Silver Screen Modes

 Silver Screen Modes is written by Christian Esquevin. I am a writer, collector, and researcher of classic Hollywood film costume design history. This blog is a continuation of Silver Screen Modiste, which I began in 2009. I am the author of Adrian: Silver Screen to Custom Label, a book about MGM’s famed costume designer Gilbert Adrian, who also began his own fashion line in 1942. I also collect original costume design sketches from classic films and the costume designers that made  costume design and fashion history. Many of those illustrations will grace these pages.

All text copyright Christian Esquevin 2009-2014

12 thoughts on “Silver Screen Modes”

  1. I absolutely LOVE your site. I have a decent collection of books related to designers and Hollywood. I do a little magic with the Needle every so often, and have a difficult time shopping because I can’t afford well made garments YET and very capable of doing a better job than most of what I could afford. I have been collecting vintage handbags most of my life and own a few beautiful suits and dresses from the 40s.

    1. Thank you for the compliment Cynthia. I’m glad you found my site and those books about the costume designers are very interesting and informative about the great fashions
      in the classic movies. That’s nice that you can make or repair some of your own clothes, and collecting vintage handbags is a great hobby, and vintage garments too.

  2. Hello,
    If one is looking for a certain item that worn by an actress in a movie (or something similar) where would you suggest I look?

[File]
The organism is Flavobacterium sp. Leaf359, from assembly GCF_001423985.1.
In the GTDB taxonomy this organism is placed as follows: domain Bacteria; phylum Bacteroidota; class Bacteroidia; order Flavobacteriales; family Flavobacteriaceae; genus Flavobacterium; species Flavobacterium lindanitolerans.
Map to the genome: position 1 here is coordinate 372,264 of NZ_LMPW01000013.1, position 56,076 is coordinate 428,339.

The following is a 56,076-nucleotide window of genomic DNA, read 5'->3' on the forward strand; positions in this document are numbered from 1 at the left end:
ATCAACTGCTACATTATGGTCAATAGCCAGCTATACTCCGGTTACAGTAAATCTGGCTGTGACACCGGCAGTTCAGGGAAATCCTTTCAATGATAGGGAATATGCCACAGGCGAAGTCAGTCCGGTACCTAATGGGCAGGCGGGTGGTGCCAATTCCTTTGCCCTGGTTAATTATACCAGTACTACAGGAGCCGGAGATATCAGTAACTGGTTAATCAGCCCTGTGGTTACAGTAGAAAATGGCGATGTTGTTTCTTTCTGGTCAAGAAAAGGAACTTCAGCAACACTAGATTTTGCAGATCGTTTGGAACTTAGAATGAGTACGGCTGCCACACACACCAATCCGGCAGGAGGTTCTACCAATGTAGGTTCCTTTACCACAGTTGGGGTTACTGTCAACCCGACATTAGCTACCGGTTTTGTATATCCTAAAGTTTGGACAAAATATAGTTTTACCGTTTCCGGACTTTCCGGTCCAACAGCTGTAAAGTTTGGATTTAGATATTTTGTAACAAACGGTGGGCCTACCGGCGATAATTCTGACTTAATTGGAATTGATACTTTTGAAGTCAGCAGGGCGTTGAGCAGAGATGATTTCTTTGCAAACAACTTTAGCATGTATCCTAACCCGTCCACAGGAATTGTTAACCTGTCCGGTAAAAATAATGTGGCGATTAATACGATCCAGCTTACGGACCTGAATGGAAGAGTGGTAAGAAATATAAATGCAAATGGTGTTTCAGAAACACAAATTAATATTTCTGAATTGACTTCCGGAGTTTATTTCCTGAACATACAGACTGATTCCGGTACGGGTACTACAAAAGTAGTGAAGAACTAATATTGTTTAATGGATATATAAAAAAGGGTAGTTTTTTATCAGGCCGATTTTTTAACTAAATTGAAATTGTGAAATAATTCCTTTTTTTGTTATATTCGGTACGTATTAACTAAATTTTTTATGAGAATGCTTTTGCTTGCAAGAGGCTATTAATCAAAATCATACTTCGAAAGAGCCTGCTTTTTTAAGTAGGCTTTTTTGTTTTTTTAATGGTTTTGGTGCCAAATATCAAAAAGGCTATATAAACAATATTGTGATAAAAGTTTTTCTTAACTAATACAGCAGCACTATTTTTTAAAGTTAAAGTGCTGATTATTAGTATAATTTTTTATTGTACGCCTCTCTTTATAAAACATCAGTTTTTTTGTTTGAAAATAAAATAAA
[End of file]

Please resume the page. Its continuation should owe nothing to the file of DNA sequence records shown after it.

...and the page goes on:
Specifically the sweater that was worn by Doris Day in the movie, Young At Heart with Frank Sinatra (cream and beige with ribbons son the front and one on the back shoulder, with crystal buttons and crystals around the collar)
    Thank you!

    1. Hi Sherron. I’m afraid I can’t help you there. Most film wardrobe items for the leading ladies were custom designed for them. Some were occasionally purchased at the
      big department stores or fashion designers of the day but would not be available today through normal sales channels. You may try the better vintage shops for similar items.

  3. Very interesting article about Edith Head and the “Sabrina” costumes. For the FACTUAL story of what actually happened with the film, take a look at international costume designer Jean-Pierre Dorleac’s full first-hand account in his chronicle of lost Hollywood glamour, THE NAKED TRUTH. He worked for Givenchy and was mentored by Edith Head. Read acclaimed columnist Liz Smith’s rave review: http://www.newyorksocialdiary.com/guest-diary/2015/liz-smith-naked-truth

  4. Great blog! As an avid collector of movie costumes sketches, discovering your blog was like happening upon the Holy Grail.
    Loved reading the backstory on the sketches. I own many original
    Travilla costume sketches. In my collection are about 15 from the
    film Valley Of The Dolls ( including one of the two sketches that
    were done with Candice Bergen as Anne ) and alternate sketches
    for the film. My collection dates back to 1935 – 1967. Would love
    to discuss my assortment with you.

  5. Thanks for your comment. Both the construction and repair of costumes are technical subjects that need quite a bit of depth to cover, and the repair of vintage costumes more expertise than I possess. But I will try to include posts on these topics in the future.

  6. Gosh, THANKS for starting this blog! If you have an opportunity, I’d like to see something about the construction or repair of some of the costumes.

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A blog about classic movie costume design and fashion